10. Yet there was apparently wealth enough in the family to enable even the younger brother to enjoy the advantages that wealth brought to the young Italian of that day. He was able early in his young manhood to go to Rome, and to make that city thenceforth his abiding-place (c. 68. 34 ff.). He owned a villa at Sirmio (c. 31), and another on the edge of the Sabine hills (c. 44). And there is no indication that while at Rome he was busy with any pursuit that could fill his purse, although, like many another young Roman, he later obtained a provincial appointment, and went to Bithynia on the staff of the governor Memmius in the hope of wealth (cf. § 29 ff.). The hope, he tells us (cc. 10, 28), proved abortive, but Catullus had yet money enough — perhaps even to purchase a yacht for his homeward journey like any millionnaire (cf. § 35 and introductory note to c. 4) — at any rate to continue his merry life at Rome, apparently without great pecuniary embarrassment. All these indications point to no financial inability or niggardliness on the part of his father. Possibly the villas, and an increase of income, came to him upon the death of his brother.

II. Whether Catullus, like Horace, was accompanied to Rome by his father is doubtful. On the whole, it seems hardly probable that he was. To say nothing of the considerations possibly connected with the interests of the elder son, the father was apparently resident in Verona at the time when Julius Cæsar was governor of Gaul (Suet. Iul. 73), and this fact may indicate that at no time was the family home at Verona broken up in favor of a new one at Rome.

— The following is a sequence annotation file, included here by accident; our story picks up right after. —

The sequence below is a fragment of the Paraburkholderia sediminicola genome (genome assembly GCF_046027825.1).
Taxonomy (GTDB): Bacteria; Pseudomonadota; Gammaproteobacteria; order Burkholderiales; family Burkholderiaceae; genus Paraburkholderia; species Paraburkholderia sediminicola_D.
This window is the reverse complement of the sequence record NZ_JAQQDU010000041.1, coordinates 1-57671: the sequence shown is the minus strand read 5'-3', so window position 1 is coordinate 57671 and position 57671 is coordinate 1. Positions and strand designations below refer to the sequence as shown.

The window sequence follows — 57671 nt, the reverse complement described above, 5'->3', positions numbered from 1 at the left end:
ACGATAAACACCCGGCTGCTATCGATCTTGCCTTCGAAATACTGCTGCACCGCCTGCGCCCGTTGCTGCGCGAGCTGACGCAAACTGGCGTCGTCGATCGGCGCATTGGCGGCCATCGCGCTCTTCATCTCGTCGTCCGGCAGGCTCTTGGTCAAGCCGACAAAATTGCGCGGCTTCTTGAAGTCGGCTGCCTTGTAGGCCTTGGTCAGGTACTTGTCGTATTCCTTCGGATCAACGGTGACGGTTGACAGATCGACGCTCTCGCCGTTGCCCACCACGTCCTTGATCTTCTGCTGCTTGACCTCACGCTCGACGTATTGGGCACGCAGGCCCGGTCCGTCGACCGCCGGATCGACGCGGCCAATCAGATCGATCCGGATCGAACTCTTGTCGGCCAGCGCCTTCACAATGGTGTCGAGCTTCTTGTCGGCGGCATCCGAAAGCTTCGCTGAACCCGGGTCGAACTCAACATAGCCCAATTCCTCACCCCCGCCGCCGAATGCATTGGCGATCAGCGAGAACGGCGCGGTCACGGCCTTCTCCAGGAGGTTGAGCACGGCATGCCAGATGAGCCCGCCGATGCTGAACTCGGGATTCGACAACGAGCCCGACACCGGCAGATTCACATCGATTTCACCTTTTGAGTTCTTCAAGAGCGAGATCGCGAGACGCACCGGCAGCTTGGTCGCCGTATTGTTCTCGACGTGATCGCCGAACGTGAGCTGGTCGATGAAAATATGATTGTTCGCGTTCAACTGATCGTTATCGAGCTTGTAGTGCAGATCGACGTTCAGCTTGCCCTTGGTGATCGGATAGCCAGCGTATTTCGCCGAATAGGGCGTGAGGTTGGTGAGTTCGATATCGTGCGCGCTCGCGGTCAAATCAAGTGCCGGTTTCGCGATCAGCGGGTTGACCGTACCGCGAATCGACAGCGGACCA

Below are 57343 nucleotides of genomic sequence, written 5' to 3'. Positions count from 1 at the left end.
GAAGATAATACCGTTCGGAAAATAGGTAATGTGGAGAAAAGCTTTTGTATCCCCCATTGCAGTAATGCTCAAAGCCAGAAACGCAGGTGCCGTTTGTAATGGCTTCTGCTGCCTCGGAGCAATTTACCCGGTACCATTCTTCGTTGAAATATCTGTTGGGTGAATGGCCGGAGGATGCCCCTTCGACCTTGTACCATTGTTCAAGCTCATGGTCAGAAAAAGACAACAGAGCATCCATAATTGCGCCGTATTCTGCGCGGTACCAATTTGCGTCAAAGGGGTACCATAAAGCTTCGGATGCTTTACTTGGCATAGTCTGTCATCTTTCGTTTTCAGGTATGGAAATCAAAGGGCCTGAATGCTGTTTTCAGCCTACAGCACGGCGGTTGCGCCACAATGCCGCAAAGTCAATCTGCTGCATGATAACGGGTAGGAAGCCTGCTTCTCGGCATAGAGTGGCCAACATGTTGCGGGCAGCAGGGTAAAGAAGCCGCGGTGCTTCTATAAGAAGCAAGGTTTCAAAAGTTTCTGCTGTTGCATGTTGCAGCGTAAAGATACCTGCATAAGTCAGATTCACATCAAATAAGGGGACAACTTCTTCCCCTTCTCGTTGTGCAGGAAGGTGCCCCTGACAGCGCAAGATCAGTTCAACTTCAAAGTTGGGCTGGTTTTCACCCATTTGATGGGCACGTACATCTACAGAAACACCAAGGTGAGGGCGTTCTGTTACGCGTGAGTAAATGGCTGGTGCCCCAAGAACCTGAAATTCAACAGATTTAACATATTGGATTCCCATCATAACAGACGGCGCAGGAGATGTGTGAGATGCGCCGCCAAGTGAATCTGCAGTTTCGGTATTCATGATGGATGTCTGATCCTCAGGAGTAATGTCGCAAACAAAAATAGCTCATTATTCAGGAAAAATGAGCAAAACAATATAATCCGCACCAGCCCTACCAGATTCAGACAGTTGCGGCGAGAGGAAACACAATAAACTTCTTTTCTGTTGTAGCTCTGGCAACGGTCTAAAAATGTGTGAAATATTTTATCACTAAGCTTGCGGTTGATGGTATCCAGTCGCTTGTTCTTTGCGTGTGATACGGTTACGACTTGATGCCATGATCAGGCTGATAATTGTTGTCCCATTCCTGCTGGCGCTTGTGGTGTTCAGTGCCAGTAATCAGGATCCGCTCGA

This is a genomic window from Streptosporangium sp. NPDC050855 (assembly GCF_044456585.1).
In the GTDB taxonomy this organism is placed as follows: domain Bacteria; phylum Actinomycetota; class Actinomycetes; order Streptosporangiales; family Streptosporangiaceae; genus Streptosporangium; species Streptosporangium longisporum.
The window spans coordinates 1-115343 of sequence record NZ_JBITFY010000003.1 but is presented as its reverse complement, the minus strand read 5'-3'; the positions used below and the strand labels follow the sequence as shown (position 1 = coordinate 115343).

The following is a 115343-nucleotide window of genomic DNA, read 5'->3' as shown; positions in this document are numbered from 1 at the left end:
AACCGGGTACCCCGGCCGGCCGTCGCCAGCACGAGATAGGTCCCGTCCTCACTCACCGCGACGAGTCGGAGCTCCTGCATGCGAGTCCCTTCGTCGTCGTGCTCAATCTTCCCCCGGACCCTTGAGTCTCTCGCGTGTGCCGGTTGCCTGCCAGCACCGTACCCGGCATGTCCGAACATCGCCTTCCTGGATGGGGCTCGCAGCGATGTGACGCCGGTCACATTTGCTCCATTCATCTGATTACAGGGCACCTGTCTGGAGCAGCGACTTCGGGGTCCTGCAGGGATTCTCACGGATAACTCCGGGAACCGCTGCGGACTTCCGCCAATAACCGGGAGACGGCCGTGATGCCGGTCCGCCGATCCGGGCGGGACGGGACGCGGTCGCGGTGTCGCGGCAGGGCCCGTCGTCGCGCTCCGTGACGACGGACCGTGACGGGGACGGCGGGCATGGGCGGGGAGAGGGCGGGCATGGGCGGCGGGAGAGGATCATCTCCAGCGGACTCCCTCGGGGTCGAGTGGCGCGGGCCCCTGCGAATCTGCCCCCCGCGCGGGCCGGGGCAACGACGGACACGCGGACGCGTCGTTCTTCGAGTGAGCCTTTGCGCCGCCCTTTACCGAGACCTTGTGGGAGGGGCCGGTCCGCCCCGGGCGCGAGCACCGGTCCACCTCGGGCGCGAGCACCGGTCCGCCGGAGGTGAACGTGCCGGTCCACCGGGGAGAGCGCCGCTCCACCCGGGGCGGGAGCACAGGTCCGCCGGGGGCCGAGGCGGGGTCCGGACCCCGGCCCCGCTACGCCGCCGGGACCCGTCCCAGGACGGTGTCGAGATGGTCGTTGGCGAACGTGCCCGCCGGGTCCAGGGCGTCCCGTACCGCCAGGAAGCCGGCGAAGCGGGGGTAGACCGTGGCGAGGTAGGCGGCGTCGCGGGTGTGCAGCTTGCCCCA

EDUCATION. 12. Doubtless to the care of some friend of the family at Rome the youth was entrusted. And there were many Transpadanes at Rome, — some of them making great names for themselves in the literary world. With some of these certainly a man of station prominent enough in Verona to be later, at least, the friend of Julius Cæsar, might command interest. Under the charge of one of them he might have placed so promising a young man as his son doubtless was. To which one the trust fell cannot now be determined, but as Catullus later (c. I) addresses Cornelius Nepos as the friend and foster-father of his earlier poems, it seems not unlikely that to his guardianship (cf. § 63) Catullus owed his introduction into the society of Rome.